The digitisation of agriculture faces legal uncertainty, too. Utilising lots of technology in farming would create a large amount operational data that existing laws don’t guarantee protection for, the paper says.
“Many farmers are worried that data leaving are leaving their businesses that they would really prefer to keep to themselves,” said Dr. Martin Kunisch, chief executive of the Kuratorium fur Technik und Bauwesen in der Landwirtschaft e.v. (KTBL).
Making sense of a large amount of raw data that would be collected could be an issue in itself as well. According to the study, in order for all of this data to have any impact, it would need to be collected in a central database where it could be systematically combined, analysed and interpreted.
However, linking digital agricultural products is difficult. Many are standalone products and cannot be easily integrated with one another. Options to improve this could be standardisation of these products and the creation of interfaces.
What’s the point of a digitised farm?
With all of these challenges, why should farmers want to move toward digitisation at all? For one thing, it pays to digitalise.
The collection of data can increase accuracy in accounting, which can increase the efficiency of a business. “In agriculture, proper accounting is the basis on which a company is taxed,” the policy paper recommends.
Besides saving money, there is also a potential for saving time. Farmers have to ensure the traceability of their products and keep detailed information about the fertilisers and pesticides they use. “Automation means production managers no longer have to perform routine admin tasks such as entering non-sensitive data by hand,” Kunisch said.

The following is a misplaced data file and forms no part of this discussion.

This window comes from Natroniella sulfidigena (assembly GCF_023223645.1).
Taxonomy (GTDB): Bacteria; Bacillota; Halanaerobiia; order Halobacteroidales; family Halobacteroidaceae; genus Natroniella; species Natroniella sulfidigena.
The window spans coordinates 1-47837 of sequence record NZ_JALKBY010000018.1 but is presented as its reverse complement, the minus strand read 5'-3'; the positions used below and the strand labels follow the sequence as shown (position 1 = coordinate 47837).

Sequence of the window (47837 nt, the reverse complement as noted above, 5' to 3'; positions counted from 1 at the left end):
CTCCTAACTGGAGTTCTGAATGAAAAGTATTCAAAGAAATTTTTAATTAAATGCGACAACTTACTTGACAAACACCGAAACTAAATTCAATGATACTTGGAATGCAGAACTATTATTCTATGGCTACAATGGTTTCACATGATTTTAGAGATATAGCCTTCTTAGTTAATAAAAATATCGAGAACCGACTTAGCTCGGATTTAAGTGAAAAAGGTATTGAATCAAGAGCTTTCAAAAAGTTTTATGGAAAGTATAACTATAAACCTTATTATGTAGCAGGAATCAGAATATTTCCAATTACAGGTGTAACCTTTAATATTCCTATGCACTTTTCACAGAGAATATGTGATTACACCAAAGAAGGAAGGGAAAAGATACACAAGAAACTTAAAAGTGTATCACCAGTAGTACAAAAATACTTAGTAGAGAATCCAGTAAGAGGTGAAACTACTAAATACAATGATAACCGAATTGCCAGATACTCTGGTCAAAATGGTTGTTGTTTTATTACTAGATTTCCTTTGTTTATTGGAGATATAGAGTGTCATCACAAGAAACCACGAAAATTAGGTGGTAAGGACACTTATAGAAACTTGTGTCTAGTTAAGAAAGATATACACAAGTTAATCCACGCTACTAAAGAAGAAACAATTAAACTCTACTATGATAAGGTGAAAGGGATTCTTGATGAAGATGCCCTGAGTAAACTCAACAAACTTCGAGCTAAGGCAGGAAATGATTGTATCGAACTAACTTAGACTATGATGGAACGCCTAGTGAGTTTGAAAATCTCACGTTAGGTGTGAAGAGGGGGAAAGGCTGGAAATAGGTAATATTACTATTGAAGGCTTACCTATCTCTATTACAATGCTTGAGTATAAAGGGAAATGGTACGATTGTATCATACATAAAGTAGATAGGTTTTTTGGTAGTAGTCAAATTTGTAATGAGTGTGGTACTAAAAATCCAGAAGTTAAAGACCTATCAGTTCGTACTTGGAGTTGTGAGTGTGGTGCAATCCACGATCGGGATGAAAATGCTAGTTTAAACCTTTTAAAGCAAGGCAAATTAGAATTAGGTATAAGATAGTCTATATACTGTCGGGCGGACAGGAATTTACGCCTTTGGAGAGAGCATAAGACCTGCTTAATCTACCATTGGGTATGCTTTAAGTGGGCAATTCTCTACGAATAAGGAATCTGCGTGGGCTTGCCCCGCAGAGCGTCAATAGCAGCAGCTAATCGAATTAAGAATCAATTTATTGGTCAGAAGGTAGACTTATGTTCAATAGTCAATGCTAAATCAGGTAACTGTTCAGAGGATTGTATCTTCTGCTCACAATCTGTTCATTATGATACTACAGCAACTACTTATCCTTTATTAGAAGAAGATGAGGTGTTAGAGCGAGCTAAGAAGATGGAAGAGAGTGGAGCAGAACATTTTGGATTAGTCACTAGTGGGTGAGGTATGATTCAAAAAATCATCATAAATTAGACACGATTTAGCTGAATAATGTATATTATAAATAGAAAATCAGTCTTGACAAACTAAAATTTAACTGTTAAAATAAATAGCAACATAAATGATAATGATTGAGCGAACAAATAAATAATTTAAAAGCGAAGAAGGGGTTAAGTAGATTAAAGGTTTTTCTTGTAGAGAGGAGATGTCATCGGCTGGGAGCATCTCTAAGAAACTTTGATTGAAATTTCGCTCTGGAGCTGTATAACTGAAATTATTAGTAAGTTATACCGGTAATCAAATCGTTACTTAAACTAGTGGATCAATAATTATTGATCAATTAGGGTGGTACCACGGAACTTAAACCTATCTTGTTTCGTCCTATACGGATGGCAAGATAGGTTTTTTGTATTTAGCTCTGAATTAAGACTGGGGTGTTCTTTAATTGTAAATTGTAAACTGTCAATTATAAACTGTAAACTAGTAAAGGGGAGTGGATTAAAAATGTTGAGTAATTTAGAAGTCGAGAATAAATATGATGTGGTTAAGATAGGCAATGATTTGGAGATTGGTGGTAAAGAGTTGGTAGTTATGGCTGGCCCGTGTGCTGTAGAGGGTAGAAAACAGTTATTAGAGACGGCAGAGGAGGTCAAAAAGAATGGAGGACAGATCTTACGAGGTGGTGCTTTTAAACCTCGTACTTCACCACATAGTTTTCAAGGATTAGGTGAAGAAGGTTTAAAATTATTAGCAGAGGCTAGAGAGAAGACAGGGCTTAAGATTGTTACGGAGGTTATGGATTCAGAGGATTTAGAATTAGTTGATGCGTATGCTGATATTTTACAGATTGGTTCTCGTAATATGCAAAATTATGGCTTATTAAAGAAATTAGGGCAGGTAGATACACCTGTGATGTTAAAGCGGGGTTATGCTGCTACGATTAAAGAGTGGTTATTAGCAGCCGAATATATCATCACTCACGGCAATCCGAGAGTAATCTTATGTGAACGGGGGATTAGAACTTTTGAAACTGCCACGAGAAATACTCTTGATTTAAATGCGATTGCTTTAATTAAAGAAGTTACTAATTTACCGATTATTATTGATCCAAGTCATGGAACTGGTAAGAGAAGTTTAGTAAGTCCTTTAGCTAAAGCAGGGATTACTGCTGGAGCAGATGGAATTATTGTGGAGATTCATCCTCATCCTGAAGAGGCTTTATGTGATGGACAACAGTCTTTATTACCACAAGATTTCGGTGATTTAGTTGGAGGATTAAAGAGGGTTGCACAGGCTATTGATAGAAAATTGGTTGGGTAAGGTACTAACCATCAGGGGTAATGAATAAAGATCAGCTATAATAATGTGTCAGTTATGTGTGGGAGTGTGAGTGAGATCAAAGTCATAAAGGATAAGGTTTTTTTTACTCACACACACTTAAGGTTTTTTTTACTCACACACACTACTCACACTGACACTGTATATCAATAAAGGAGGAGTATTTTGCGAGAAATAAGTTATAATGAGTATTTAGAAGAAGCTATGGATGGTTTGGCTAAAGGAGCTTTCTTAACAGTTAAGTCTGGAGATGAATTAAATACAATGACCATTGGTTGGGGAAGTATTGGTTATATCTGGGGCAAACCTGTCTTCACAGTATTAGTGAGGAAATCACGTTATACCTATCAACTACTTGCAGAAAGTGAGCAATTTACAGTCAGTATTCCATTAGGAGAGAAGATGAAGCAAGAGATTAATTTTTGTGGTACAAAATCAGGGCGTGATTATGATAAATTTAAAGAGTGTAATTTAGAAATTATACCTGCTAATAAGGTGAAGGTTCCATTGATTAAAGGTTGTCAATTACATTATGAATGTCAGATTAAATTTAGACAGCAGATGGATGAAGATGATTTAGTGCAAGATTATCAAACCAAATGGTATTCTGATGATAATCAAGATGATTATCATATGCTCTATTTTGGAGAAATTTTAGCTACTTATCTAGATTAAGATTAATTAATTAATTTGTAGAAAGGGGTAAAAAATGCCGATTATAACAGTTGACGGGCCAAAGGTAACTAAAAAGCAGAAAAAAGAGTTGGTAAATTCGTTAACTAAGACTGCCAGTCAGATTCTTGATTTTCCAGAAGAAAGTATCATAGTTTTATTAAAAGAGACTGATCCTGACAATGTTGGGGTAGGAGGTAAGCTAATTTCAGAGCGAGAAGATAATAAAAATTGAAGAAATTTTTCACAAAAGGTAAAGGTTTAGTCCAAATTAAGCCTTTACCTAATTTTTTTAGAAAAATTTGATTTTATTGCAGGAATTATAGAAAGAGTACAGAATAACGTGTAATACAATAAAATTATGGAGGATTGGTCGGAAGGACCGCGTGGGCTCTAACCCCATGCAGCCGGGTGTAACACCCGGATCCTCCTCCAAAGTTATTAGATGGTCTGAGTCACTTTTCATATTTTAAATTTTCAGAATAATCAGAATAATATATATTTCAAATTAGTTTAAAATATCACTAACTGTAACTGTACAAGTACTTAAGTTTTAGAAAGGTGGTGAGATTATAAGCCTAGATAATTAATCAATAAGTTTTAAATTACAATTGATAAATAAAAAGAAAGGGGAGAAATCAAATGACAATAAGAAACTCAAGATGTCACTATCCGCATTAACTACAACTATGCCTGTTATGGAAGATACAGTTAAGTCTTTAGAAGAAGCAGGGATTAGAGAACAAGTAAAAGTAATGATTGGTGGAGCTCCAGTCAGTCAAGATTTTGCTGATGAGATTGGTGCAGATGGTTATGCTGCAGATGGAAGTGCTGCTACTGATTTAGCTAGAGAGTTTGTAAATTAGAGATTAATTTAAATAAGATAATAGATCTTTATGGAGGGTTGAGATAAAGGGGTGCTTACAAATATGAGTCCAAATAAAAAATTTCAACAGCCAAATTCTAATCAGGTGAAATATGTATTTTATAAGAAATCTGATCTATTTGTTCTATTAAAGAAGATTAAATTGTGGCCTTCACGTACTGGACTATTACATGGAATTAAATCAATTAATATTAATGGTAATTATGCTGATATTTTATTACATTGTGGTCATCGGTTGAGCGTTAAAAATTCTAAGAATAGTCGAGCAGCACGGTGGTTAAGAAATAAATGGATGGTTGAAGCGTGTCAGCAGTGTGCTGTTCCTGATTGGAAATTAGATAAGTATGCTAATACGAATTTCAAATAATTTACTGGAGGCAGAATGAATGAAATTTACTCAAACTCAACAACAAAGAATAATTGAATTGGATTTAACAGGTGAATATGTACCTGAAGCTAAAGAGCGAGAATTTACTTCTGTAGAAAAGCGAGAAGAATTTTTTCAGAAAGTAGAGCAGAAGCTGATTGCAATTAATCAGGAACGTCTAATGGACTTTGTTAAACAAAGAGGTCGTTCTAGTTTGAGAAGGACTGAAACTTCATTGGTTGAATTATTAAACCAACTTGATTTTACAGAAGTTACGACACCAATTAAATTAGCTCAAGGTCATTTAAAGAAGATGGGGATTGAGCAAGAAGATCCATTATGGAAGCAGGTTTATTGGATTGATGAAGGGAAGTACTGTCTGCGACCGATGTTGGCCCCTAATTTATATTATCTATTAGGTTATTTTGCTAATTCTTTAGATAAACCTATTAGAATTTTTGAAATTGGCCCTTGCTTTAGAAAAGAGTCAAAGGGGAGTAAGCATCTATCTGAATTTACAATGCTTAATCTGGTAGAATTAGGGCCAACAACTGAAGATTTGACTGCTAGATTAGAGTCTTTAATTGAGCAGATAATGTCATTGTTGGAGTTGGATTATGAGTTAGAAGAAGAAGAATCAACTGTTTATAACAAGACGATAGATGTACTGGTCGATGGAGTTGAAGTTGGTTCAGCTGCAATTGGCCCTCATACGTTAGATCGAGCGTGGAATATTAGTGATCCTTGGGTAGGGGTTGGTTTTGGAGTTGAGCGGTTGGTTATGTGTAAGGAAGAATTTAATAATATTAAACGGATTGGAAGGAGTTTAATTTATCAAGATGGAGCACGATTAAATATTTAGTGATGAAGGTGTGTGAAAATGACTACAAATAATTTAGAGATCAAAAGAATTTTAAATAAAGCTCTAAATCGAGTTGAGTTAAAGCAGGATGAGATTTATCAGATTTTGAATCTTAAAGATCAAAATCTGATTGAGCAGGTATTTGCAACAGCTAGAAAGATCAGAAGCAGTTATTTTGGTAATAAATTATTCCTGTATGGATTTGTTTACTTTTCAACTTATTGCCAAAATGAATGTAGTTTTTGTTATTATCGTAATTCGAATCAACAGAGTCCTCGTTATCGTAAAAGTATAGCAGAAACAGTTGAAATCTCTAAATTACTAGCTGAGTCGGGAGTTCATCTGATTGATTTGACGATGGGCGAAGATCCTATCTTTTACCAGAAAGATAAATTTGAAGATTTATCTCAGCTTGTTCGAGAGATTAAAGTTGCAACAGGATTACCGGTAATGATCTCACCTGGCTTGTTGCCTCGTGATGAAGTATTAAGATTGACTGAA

Manual data entry is still necessary for some software solutions, however, because the lack of interfaces and standards and redundant data prevent full automation.
Digital data collection can increase transparency as well, which can benefit agricultural businesses looking to gain credibility by doing more for things like environmental protection and animal welfare, the paper notes.
Tech solutions for analogue equipment
“Due to the relatively high average age of agricultural equipment there is an increasing demand for solutions that retrofit machinery and ensure its connectivity in order to integrate it in the digital world,” the study notes.
One of the proposed solutions is the creation of Bluetooth “beacons”, or transmitters, that could be installed on equipment to transmit the data collected to devices that can process it, such as smartphones, tablets, and computers. According to the authors, every vehicle can be fitted with one of these beacons, no matter its age.
In a similar way, regular GPS systems can be installed on agricultural equipment to enhance the information that can be collected about the location of one of these vehicles.
Radio-frequency identification, or RFID, is a well-established technology for detecting animals at automated feeding machines. A reader within the RFID system has interfaces with other IT devices. Since its development at the end of World War II, RFID has been useful in agricultural activities, such as livestock management, and is now being tested in tracking batches of cereal crops.